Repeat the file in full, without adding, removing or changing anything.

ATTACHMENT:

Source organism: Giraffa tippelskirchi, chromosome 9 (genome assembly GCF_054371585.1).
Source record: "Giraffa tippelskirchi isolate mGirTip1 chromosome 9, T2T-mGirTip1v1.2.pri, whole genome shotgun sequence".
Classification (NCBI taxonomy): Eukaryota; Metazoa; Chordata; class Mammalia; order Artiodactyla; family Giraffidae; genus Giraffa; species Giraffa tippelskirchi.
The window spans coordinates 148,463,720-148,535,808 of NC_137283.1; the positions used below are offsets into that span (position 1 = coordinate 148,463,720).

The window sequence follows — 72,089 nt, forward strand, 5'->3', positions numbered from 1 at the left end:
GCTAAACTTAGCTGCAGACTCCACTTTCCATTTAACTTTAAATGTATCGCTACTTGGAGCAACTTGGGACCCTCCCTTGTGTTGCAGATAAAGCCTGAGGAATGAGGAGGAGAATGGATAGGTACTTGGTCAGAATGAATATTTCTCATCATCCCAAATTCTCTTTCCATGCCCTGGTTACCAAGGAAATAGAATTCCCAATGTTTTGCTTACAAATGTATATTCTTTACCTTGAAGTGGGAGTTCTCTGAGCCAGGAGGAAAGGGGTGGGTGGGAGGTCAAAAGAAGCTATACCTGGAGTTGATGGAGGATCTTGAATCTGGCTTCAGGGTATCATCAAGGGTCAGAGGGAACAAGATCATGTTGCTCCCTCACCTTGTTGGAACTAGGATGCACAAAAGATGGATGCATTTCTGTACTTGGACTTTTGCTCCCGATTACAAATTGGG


Source organism: Giraffa tippelskirchi, chromosome 9 (genome assembly GCF_054371585.1).
Source record: "Giraffa tippelskirchi isolate mGirTip1 chromosome 9, T2T-mGirTip1v1.2.pri, whole genome shotgun sequence".
Classification (NCBI taxonomy): Eukaryota; Metazoa; Chordata; class Mammalia; order Artiodactyla; family Giraffidae; genus Giraffa; species Giraffa tippelskirchi.
The window spans coordinates 148,463,720-148,535,808 of NC_137283.1; the positions used below are offsets into that span (position 1 = coordinate 148,463,720).

The window sequence follows — 72,089 nt, forward strand, 5'->3', positions numbered from 1 at the left end:
GCTAAACTTAGCTGCAGACTCCACTTTCCATTTAACTTTAAATGTATCGCTACTTGGAGCAACTTGGGACCCTCCCTTGTGTTGCAGATAAAGCCTGAGGAATGAGGAGGAGAATGGATAGGTACTTGGTCAGAATGAATATTTCTCATCATCCCAAATTCTCTTTCCATGCCCTGGTTACCAAGGAAATAGAATTCCCAATGTTTTGCTTACAAATGTATATTCTTTACCTTGAAGTGGGAGTTCTCTGAGCCAGGAGGAAAGGGGTGGGTGGGAGGTCAAAAGAAGCTATACCTGGAGTTGATGGAGGATCTTGAATCTGGCTTCAGGGTATCATCAAGGGTCAGAGGGAACAAGATCATGTTGCTCCCTCACCTTGTTGGAACTAGGATGCACAAAAGATGGATGCATTTCTGTACTTGGACTTTTGCTCCCGATTACAAATTGGG